Born in Clayton, Alabama, she went on to be the best-kept ballgown secret of Olivia de Havilland, the Rockefellers, and Jackie O.

Advertisement

When Jacqueline Bouvier walked down the aisle to marry John F. Kennedy at St Mary’s Church in Newport, Rhode Island, she wore an exquisite white gown. It had a portrait neckline, and a bouffant skirt with gorgeous, intricate details that has gone down in history as one of the most iconic wedding dresses of all time. While it’s hard to imagine today (between Instagram and breaking celebrity news every second), at the time no one was able to figure out who had designed the stunning gown. There’s even some speculation that the newly-minted Jackie Kennedy actually wanted to keep the designer’s name a secret, so that she wouldn’t be overwhelmed with work and would still have time to keep making extraordinary clothing for her. Now, that designer is finally getting the credit she so clearly deserves and earning her place in history as America’s first haute couture fashion designer.

Bachrach/Contributor/Getty Images

Ann Cole Lowe was born in Clayton, Alabama, in 1898, and inherited her dressmaking sense and skills from her mother, who made dresses for Southern society women. She in turn had learned to sew from her mother, Georgia Tompkins, a woman who became a free woman in 1860, according to Racked.

When Ann Lowe was 16, her mother suddenly passed away. In the midst of her grieving, she had to finish her mother’s last job—creating four ball gowns for the First Lady of Alabama, Lizzie Kirkland O'Neal. The dresses were a hit and Lowe’s career was launched. Well, it would have been, except for the fact that her husband didn’t really support her passion to work. Lowe, however, felt like it was her life’s mission to make beautiful things.

One day, according to the Memory Palace podcast, a wealthy woman approached her in a department store in Montgomery, and asked Lowe where she had purchased the dress she was wearing. She happily explained that she had made it herself. The woman then said she would pay her to move to Tampa to make all of the dresses for her daughter’s wedding. Lowe accepted the offer. She picked up her young son, Arthur Lee, left her husband, and followed her dreams, first to Florida, and then to New York City to study design.

Lowe enrolled at  S.T. Taylor Design School in New York. With racial segregation the common practice, Lowe "was separated from the other students and had her own space where she worked." After receiving her diploma, she continued making dresses for the social elite.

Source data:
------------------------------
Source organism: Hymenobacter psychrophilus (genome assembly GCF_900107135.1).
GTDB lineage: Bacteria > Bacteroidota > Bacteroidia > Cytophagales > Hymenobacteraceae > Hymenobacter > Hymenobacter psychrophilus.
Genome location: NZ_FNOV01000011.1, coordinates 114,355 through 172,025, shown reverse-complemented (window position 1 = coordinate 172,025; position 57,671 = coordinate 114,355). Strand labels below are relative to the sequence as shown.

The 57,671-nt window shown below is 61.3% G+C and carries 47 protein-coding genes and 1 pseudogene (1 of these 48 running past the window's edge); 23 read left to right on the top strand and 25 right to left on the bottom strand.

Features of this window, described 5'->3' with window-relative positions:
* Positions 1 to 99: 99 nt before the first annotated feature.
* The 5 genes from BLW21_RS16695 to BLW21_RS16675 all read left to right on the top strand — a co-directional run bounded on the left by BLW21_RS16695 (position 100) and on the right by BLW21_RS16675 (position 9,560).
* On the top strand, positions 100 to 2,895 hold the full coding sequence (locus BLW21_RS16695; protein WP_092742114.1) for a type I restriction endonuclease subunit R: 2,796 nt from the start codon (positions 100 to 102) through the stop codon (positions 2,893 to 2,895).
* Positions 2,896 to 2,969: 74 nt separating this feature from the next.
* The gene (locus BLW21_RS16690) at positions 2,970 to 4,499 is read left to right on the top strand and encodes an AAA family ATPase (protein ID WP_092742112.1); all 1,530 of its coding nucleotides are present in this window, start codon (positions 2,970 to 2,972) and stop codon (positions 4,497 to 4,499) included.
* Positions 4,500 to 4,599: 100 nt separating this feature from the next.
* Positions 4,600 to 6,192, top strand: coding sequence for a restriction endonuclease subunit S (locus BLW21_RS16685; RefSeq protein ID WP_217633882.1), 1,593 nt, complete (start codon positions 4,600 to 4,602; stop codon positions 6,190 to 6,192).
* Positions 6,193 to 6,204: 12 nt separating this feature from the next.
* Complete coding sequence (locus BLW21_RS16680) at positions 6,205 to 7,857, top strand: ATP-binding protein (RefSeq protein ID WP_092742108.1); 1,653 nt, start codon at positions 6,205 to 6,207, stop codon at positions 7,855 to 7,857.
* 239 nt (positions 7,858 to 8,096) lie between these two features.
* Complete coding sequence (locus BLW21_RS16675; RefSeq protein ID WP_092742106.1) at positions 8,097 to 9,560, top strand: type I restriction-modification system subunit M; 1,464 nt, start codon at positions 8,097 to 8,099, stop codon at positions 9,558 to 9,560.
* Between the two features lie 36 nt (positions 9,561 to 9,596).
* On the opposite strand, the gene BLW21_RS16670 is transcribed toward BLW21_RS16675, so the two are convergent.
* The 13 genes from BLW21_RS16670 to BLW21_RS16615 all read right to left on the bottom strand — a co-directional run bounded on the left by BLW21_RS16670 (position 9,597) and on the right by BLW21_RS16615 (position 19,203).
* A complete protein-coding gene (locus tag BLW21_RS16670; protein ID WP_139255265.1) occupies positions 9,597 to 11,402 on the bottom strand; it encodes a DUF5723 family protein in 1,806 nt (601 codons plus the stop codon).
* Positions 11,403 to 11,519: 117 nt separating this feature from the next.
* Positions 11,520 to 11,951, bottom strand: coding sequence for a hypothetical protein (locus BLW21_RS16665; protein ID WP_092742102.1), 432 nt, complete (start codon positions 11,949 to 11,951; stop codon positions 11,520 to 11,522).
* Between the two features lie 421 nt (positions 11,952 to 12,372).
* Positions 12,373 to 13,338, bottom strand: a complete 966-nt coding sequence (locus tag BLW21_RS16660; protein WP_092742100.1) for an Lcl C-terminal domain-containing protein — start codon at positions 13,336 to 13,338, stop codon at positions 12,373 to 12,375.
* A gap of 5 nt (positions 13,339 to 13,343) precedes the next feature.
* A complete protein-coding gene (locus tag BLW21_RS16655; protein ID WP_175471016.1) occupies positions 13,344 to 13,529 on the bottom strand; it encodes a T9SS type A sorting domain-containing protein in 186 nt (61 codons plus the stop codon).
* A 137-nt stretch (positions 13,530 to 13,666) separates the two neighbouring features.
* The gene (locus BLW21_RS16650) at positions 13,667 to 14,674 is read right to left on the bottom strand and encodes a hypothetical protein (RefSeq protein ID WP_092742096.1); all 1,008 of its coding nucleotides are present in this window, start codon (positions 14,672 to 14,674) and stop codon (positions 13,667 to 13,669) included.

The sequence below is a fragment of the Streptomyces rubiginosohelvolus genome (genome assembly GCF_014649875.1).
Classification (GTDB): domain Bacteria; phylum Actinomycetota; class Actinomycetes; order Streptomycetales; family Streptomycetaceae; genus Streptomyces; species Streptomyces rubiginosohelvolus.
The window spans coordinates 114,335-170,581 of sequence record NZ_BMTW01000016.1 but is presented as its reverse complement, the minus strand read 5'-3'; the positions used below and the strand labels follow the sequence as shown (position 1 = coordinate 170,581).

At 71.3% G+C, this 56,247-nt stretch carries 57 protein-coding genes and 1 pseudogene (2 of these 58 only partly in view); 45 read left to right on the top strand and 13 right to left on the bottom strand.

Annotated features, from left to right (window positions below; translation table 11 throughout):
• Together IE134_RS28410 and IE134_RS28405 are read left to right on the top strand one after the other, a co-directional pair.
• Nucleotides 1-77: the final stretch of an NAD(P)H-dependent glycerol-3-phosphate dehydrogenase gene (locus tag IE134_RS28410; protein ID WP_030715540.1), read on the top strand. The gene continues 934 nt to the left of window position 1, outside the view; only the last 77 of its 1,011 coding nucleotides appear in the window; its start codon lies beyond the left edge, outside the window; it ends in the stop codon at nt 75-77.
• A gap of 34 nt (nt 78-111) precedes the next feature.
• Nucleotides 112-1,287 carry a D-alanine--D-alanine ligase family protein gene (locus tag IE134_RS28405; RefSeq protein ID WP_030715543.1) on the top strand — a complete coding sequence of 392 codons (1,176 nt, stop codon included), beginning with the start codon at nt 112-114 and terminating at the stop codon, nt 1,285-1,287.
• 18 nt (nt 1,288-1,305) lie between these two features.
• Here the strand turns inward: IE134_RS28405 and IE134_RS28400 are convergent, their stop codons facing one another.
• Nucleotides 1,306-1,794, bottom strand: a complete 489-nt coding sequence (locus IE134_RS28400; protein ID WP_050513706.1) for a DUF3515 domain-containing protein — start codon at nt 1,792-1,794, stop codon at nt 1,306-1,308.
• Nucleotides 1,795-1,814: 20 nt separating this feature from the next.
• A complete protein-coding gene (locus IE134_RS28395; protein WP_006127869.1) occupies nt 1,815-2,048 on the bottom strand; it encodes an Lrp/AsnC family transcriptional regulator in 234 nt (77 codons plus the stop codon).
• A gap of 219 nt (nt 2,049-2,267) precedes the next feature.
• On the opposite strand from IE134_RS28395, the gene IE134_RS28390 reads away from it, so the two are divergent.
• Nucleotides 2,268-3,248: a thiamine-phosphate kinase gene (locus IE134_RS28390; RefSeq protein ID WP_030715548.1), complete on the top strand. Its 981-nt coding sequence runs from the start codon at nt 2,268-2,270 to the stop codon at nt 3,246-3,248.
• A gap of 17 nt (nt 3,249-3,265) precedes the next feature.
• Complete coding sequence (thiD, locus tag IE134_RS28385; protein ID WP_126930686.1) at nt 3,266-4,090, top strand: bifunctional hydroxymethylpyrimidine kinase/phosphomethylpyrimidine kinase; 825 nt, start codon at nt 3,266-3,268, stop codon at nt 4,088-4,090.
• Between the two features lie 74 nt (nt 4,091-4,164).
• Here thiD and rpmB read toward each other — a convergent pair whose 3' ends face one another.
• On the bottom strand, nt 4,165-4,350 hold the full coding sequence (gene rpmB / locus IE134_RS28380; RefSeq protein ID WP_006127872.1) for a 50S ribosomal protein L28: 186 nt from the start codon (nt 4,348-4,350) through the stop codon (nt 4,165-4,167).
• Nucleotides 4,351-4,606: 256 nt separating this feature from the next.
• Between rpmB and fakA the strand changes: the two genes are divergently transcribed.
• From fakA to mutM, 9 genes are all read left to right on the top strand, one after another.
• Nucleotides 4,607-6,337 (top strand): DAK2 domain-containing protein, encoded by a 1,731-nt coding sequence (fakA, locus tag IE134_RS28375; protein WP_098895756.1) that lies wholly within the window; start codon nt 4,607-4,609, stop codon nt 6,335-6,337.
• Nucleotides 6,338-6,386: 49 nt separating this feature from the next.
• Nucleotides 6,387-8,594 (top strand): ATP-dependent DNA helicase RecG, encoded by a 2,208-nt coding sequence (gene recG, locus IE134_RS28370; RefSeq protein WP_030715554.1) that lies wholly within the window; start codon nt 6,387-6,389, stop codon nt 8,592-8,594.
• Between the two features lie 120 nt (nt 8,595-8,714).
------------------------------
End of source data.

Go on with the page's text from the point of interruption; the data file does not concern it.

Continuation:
In 1950, she opened Ann Lowe's Gowns, a boutique in Harlem, and then became the first African-American to have a business (Ann Lowe's Originals) on the ritzy Madison Avenue in 1968. She was a society smash, making dresses for du Ponts, Roosevelts, Rockefellers, Whitneys, Posts, Bouviers and Auchinclosses. Her gowns became the mark of high society as Lowe restricted her clientele to wealthy white women on the Social Register. “I love my clothes and I’m particular about who wears them,” Lowe told Ebony magazine, according to The Root. “I am not interested in sewing for café society or social climbers. I do not cater to Mary and Sue.”

In what should have been an incredible boost for her business, Lowe made the dress that Olivia de Havilland wore to accept her Oscar for the 1946 film To Each His Own, but her name was not on the label. When Jackie Bouvier Kennedy wore Lowe’s dress down the aisle, that should have made her a household name like Dior or Chanel. Instead, when Kennedy was asked who made her dress, according to the Memory Palace podcast, Kennedy simply said it was “not haute couture”—even though it clearly was.

Bettmann/Contributor/Getty Images

Lowe’s clients liked to keep her to themselves—or because they didn’t want to admit it was a relatively inexpensive dress from an African-American designer in New York when people might think it was straight from Dior’s atelier in Paris. Whatever the reason, and as unfair as it was for them to deny Lowe the credit she was surely due, her name was barely known outside of those elite circles with a 1966 Saturday Evening Post article even calling her “Society’s Best Kept Secret”.  And the quality of her designs were unbelievable. Nancy Davis, Curator Emeritus for the National Museum of American History said about her designs: "Everything is so perfect—and she didn't charge enough for the cost of the fabrics or the handwork that went into them…Sewing was her lifeblood. It was her gift, but also her being. She just wanted to sew. She just wanted to make beautiful dresses that gave her clients joy."

And that was true. Being Society’s Best Kept Secret didn’t properly compensate Lowe, who could barely break even on the gowns she made. "Too late, I realized that dresses I sold for $300 were costing me $450," Lowe once noted. By 1963, she was forced to declare bankruptcy when she was surprised with a large bill for back taxes, which is always a possibility when an artist is forced to run a business. The designer had no choice but to close her business. While a mysterious benefactor eventually paid off Lowe’s taxes (it’s rumored to have been Kennedy herself), she never opened another shop.

Despite that, she had made her mark and lived a life full of creation and beauty. Lowe died in 1981 at the age of 82.

“All the pleasure I have had, I owe to my sewing,” Lowe told Ebony in 1966. Last year, the nation's first high-fashion designer, finally got the acknowledgement she deserves, with an exhibit at the National Museum of African American History & Culture in Washington, D.C.